The Q&A Archives: Tomato Wilt Leaf

Question: Last summer my wife and I included five varieties of what we believed to be disease-resistant tomato plants (all rated at least VFN). As blooms and fruit began to appear so did small bumps along the stalks of the vines followed by leaf wilt. A gentleman from the local Coop Extension suggested that the plants were suffering from bacterial wilt. He suggested that we try "Venus" or "Saturn" tomato plants this year. Have you heard of anyone experiencing a similar problem? Are you familiar with the varieties the agent suggested? Where can I get inforation about them and seeds or plants if they appear promising? Do you have any other varieties that you can recommend? I really appreciate your time and effort. We're both big tomato fans and really stumped. Thanks again. Jill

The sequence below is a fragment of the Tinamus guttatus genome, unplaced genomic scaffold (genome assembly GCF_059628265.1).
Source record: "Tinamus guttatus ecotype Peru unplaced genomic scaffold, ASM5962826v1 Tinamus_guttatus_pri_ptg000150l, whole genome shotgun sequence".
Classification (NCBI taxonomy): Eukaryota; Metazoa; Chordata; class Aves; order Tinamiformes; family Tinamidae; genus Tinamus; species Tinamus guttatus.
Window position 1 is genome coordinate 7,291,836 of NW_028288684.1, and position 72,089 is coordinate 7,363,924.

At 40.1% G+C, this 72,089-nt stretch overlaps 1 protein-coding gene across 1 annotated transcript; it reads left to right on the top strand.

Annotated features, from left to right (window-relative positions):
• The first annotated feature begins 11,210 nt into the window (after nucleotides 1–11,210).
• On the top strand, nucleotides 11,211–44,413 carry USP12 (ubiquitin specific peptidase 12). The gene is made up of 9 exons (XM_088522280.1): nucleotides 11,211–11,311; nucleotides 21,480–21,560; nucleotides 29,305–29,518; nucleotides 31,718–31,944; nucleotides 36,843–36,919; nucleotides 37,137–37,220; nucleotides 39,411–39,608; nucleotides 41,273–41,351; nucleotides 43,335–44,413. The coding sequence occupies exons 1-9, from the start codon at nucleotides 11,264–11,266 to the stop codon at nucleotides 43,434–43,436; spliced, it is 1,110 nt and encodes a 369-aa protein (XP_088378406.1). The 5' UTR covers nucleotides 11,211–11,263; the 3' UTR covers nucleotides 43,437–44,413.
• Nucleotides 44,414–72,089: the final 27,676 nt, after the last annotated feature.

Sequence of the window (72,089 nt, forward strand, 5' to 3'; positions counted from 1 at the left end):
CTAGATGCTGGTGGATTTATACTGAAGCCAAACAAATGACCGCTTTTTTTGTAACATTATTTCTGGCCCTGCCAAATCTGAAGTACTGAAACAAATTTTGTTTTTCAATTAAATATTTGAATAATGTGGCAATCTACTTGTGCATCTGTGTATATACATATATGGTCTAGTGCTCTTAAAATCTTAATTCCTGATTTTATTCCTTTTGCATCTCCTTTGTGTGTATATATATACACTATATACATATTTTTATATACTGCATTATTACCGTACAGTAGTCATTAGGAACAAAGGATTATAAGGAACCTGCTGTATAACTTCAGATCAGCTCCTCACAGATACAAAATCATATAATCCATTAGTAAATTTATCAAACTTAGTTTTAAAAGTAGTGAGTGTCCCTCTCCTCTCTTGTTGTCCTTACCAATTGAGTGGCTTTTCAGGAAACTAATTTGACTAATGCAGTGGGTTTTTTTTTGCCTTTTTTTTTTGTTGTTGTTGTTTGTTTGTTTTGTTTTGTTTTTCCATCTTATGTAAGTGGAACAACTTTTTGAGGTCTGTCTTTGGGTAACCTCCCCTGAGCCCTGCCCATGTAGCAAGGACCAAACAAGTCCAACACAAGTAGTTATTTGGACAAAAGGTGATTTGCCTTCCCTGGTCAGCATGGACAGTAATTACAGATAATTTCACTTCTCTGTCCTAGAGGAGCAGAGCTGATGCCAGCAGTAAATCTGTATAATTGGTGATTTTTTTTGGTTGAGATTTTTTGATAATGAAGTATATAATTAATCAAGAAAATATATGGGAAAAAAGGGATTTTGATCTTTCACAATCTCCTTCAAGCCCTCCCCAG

Answer: Another possible cause for your wilting tomato plants is southern blight, caused by a soil-borne fungus. The first step in combating any fungal or bacterial disease is to practice good sanitation in your garden. Promptly remove and destroy any diseased plant material, keep weeds down, and rotate crops. Keep plants well-spaced to promote good air circulation. I am not familiar with the tomato varieties you mention--perhaps they are varieties available to commercial growers. You might try the "Mountain" varieties, developed by Dr. Randy Gardner at North Carolina State Univ., including Mountain Delight VFFA and Mountain Supreme VF (also resistant to early blight). These are available from Tomato Growers Supply Co., PO Box 2237, Fort Meyers, FL33902, (914)768-1119..

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